• This involves selecting the stove that is right for them and is of sufficient quality to deliver a step change in performance that women notice and value, along with in-home training and support. 
  • To do this we have trained over 7,000 community health workers in Rwanda who visit every single home biannually to provide education and support which focuses not only on how to use the stove, but more importantly why. This is key to empowering women to make informed and educated decisions based on a new understanding of the health risks of cooking over open fires, and the benefits of adopting clean cooking methods for them and their families.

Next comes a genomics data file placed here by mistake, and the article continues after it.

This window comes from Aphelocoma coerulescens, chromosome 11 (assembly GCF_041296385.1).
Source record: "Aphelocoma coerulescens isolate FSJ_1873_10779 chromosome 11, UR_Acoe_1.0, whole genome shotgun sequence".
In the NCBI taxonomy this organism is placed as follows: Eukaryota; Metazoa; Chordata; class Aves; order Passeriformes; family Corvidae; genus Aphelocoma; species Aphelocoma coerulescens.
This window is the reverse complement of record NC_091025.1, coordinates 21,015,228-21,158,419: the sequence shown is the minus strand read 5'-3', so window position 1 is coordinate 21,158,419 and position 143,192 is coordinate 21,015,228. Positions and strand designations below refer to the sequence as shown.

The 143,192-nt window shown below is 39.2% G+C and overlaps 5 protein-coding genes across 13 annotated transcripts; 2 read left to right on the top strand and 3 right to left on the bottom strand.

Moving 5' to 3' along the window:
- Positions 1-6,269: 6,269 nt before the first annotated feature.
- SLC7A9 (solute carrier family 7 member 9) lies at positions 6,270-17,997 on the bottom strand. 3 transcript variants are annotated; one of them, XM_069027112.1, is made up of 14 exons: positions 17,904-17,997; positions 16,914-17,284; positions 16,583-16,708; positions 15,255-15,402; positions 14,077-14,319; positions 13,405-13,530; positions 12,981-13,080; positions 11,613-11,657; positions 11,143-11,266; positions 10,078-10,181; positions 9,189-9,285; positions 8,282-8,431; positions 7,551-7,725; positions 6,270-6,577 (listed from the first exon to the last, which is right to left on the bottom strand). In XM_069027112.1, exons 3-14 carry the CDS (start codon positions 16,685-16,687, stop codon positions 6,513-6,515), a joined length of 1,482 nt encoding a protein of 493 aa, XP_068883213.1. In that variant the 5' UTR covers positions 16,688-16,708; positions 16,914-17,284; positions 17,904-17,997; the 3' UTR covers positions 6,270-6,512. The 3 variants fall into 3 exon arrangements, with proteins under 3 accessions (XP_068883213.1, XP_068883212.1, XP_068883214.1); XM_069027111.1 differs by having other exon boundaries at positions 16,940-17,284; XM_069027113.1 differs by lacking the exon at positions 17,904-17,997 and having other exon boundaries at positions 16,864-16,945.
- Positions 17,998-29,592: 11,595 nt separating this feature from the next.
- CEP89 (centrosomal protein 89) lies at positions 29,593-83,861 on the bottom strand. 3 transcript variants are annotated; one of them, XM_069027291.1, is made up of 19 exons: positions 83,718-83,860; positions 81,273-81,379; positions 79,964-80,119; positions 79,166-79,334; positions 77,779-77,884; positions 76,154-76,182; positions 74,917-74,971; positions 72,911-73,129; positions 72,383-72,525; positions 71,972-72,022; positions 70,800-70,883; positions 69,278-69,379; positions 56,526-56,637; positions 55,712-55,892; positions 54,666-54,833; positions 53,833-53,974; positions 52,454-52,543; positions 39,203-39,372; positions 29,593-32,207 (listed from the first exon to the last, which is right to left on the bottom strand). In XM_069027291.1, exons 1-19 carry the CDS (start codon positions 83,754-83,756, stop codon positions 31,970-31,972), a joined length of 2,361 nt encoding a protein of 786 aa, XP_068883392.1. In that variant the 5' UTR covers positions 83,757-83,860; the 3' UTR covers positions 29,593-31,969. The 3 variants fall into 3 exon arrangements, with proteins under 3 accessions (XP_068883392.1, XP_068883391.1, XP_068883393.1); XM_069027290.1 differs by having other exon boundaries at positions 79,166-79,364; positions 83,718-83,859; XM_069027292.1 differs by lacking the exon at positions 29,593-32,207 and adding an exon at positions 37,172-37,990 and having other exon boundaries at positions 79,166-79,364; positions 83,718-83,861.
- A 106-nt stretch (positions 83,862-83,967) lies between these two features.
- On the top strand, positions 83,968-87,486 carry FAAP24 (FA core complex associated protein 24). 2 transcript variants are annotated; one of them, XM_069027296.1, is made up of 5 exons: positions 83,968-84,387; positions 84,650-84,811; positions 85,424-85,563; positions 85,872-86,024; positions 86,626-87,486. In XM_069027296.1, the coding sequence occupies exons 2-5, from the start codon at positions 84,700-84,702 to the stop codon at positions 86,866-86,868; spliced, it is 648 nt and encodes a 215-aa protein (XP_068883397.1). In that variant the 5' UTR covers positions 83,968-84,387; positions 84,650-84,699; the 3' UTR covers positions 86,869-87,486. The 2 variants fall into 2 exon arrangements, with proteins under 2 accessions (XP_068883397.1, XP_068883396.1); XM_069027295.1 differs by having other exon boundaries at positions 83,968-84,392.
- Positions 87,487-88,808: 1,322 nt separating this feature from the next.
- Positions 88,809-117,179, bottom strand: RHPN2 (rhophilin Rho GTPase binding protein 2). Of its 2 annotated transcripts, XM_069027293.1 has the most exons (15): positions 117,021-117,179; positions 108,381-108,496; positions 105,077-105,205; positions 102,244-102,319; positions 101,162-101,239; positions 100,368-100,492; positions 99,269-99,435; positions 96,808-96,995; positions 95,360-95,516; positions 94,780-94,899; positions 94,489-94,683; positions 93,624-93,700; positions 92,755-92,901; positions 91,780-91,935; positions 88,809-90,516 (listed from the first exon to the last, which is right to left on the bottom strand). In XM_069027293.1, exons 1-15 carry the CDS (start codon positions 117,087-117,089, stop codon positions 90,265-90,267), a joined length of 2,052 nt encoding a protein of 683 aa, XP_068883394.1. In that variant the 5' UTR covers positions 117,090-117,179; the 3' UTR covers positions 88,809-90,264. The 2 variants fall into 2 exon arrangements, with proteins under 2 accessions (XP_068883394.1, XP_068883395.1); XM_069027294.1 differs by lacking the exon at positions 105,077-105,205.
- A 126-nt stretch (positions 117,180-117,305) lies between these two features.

• This ‘why’ focusses on the improved respiratory health for beneficiaries and their families, the reduced amount of time needed to collect wood and the likelihood of children spending more time in school as a result – for families who purchase wood instead, a 70% reduction in wood usage also means a 70% saving across rural communities within Rwanda.  
  • The community health workers that deliver this education are already well embedded and trusted members of the communities where they work, as they have been chosen by their communities to assist with other health-based challenges such as childbirth and vaccinations on behalf of the government.  
  • This is an approach we have also taken into Sierra Leone and The Gambia, also recognising that each solution must be tailor made to suit the unique cooking practises of the regions.